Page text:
After spending millions of dollars recently to buy out the contracts of former coaches and an
athletic director, one might think the University of Tennessee Athletic Department would have financial issues.
One would be wrong.
According to a study by BusinessofCollegeSports.com, a website produced by attorney Kristi Dosh, UT benefits from having one of the most profitable football programs in the known universe.
UT football earned a rock star profit of $39,236,601 in the 2009-2010 school year, fifth best in the Southeastern Conference and No. 8 in the country, according to Dosh, who also writes for SportsMoney on Forbes.com. That was a profit of about $102,983 per point scored by an Vols team that finished 7-6 and lost to Virginia Tech in the Chik-fil-A Bowl.
In the private sector, that kind of profit would make even the most cranky CEO dance with joy.
In case you’re wondering, Texas’ football team was the No. 1 college money maker in 2009-2010 with a profit of $68,830,484. Georgia was tops in the SEC with a profit of $52,529,885.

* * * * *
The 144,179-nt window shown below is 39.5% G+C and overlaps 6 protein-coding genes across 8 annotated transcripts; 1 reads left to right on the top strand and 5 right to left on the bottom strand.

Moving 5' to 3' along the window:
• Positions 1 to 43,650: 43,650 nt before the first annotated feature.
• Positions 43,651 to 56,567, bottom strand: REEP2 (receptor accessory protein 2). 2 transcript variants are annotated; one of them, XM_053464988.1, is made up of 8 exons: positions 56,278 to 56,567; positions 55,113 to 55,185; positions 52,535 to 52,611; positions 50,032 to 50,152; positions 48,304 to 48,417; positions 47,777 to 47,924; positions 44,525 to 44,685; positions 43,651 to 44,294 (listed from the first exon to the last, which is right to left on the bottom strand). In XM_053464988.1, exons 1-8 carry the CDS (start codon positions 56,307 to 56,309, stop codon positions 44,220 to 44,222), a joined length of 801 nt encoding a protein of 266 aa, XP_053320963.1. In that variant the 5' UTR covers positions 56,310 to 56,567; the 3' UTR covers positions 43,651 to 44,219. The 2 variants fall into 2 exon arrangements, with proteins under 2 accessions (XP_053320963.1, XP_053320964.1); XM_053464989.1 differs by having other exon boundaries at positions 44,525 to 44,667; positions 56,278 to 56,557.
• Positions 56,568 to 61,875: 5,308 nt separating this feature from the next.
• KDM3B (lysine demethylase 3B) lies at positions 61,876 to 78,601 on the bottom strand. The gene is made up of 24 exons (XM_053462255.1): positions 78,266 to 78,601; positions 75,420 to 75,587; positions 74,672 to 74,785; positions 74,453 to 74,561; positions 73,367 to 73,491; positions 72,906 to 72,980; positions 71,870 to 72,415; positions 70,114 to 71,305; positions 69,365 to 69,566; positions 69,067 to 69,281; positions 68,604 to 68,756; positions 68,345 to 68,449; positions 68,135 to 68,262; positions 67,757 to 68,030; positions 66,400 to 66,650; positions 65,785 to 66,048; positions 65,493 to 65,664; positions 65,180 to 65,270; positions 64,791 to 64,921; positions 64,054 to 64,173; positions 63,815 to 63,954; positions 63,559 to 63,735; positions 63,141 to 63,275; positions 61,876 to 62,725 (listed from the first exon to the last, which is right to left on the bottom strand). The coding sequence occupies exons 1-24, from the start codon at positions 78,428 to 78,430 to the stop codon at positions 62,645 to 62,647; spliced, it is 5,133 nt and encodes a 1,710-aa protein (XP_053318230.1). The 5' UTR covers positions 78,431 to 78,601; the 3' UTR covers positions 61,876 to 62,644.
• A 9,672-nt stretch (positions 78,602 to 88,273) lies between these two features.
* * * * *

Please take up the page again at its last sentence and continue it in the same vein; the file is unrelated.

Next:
Dosh’s numbers are based on financial data colleges file with the U.S. Department of Education. She notes that there is some wiggle room in how colleges attribute revenues and account for expenses, but any way you cut it, there’s big money in college sports.
Dosh offers a ton of interesting data on the college sports money machines. In addition to the football and basketball profits, there is a break down of finances by conferences; a chart showing how much companies spend to put their names on stadiums; and a section on bowl game finances.
BTW: Louisville has the most profitable basketball program in the country earning a tidy profit of $16,800,234 in 2009-2010.
Click here for a list of the biggest money makers in college football and basketball.
Photo: Neyland Stadium, UT’s home field.